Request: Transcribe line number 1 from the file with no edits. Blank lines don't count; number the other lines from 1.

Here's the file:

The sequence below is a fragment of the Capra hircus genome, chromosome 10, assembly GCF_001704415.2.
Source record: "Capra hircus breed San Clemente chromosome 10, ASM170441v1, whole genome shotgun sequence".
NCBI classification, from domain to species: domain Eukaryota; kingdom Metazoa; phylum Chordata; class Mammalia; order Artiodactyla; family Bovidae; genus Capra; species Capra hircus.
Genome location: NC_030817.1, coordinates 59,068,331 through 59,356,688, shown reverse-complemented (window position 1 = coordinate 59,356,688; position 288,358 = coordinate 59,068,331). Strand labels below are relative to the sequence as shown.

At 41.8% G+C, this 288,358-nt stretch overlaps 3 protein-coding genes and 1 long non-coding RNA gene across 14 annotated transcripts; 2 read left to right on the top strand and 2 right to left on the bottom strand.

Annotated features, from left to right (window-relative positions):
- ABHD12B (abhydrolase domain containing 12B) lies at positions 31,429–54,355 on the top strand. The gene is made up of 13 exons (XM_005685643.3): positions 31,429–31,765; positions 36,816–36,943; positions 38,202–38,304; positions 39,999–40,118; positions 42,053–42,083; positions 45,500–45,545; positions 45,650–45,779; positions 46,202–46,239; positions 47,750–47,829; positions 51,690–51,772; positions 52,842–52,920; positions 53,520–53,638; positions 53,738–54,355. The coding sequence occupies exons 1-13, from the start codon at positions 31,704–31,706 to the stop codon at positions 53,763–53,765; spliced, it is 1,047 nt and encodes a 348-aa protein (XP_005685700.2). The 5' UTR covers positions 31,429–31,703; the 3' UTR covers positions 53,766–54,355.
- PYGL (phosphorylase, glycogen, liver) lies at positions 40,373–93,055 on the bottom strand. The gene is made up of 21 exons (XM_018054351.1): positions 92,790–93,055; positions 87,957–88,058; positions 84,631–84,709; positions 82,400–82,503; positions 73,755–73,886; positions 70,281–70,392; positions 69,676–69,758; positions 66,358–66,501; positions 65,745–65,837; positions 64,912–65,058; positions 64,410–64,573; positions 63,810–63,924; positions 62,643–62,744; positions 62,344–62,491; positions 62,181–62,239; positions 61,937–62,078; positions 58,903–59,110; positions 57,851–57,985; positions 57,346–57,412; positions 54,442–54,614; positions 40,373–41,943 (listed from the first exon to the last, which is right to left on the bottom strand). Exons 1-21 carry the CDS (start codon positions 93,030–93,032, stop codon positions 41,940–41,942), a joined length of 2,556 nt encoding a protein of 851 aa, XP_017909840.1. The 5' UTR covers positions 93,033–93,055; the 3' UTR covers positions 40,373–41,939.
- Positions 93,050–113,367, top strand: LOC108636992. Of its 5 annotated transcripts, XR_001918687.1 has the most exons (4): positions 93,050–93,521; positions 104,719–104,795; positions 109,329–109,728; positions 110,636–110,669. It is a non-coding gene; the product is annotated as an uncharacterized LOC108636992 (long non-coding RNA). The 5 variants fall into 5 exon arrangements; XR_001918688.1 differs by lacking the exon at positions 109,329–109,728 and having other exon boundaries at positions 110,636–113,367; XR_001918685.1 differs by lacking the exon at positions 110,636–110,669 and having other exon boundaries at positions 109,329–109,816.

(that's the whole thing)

The sequence below is a fragment of the Capra hircus genome, chromosome 10, assembly GCF_001704415.2.